As described in further detail below, a biodegradable and/or bioabsorbable polymeric tubular article of the present invention can be formed by electrodeposition of an electrical conducting polymer onto a template conductive wire, wherein the polymer is released from the wire by applying a reverse potential to the template conductive wire in a saline solution. The polymeric minitubes of the present invention are not limited to electrical conducting polymers, such as PPy. Polymeric minitubes of the present invention may comprise one or more monomers selected from the group consisting of a glycolide, lactide, dioxanone, caprolactone, trimethylene carbonate, ethylene glycol and lysine, for example. Furthermore, it is possible for the polymeric minitubes to comprise one or more biodegradable and/or bioabsorbable linear aliphatic polyesters, copolymer poly(glycolide-co-lactide), and/or material derived from biological tissue. Material derived from biological tissue can be, but is not limited to, neuronal and/or mesenchymal stem cells which can be used as medicinal agents. See FIG. 3, for example.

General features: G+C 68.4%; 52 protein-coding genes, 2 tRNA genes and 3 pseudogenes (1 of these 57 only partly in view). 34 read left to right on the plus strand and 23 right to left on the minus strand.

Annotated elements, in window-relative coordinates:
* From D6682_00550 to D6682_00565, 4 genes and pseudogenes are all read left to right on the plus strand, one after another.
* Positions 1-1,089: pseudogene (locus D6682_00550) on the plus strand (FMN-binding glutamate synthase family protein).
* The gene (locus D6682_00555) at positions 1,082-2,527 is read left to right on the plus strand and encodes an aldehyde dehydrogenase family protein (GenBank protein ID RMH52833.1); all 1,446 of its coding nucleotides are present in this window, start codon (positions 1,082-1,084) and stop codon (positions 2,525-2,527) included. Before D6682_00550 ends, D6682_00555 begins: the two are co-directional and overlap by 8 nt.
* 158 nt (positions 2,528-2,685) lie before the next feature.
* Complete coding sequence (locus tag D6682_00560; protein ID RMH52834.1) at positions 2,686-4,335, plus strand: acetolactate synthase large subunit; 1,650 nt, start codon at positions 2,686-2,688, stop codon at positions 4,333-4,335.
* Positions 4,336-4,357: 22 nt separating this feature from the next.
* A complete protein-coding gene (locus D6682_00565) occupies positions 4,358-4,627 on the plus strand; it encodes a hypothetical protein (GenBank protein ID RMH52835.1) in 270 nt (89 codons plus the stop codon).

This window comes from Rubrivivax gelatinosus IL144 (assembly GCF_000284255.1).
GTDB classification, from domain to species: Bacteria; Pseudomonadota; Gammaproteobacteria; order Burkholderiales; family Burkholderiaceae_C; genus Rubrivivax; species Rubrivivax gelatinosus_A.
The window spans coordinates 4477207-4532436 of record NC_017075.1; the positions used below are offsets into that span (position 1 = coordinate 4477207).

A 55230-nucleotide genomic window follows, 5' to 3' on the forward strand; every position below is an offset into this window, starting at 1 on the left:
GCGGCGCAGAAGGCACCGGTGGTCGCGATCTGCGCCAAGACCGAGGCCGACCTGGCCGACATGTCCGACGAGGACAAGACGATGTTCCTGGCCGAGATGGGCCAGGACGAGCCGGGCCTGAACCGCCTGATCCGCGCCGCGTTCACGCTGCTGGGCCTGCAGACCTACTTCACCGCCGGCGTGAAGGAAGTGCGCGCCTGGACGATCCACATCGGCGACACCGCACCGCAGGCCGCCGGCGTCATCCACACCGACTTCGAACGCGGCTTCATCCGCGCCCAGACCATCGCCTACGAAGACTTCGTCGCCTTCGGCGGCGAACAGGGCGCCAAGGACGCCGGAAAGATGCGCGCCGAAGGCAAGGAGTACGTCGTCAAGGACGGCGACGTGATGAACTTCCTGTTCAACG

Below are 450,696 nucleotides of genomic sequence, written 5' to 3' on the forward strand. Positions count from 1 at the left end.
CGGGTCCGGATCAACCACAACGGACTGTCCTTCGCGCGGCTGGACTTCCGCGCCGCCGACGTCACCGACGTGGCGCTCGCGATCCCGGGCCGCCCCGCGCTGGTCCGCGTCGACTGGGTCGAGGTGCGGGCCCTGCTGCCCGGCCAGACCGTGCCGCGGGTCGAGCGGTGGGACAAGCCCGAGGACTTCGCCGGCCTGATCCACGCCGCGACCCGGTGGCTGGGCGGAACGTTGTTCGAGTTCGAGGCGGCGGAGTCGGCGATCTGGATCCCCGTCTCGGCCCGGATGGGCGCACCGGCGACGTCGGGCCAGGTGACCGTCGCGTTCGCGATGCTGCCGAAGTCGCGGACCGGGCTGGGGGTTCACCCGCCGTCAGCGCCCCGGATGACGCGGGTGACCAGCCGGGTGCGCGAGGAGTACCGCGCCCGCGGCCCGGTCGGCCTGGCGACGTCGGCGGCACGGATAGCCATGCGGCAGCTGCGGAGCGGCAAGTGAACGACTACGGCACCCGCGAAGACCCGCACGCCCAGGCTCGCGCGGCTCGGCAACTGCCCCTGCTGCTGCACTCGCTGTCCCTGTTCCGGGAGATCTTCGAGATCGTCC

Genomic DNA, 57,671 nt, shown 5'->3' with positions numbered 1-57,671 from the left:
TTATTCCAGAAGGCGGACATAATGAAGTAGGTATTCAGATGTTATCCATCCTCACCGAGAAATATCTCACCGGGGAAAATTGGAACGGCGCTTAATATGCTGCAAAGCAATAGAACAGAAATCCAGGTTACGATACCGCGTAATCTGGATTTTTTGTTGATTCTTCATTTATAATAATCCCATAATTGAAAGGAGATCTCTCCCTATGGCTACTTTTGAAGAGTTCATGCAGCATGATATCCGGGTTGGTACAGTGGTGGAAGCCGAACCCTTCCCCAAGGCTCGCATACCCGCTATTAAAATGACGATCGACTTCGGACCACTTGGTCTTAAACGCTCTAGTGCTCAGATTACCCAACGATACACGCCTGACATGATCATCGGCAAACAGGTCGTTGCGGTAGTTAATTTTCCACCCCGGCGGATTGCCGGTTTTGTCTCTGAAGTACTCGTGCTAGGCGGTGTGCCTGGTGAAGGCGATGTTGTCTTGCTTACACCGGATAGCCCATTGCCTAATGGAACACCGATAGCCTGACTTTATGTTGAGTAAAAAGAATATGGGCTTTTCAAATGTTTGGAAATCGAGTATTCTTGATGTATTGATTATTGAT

• [0045]
    An example of a type of method used to fabricate the mini-tube polymers described herein is shown in FIG. 2. The pattern of the conductive template for electrodeposition of polypyrrole (PPy), for example, controls the shape of the PPy scaffold that is created. By controlling the template, the polymer scaffold can be manufactured in different shapes and sizes, ranging from thin lines to rectangular planar implants, for example. See Example 5. Tube-like PPy scaffolds can be produced by plating the PPy onto a conductive wire. For scaffold removal from the template, a reverse potential is applied to the template in a saline solution. When applied for sufficient time and strength, the scaffold slides off of the wire mold with a slight pull. See Example 1. This method relieves the manufacturer of having to use harsh organics to etch the inner wire template, thereby resulting in polymeric devices that are ill-suited for use in vivo.
  • [0046]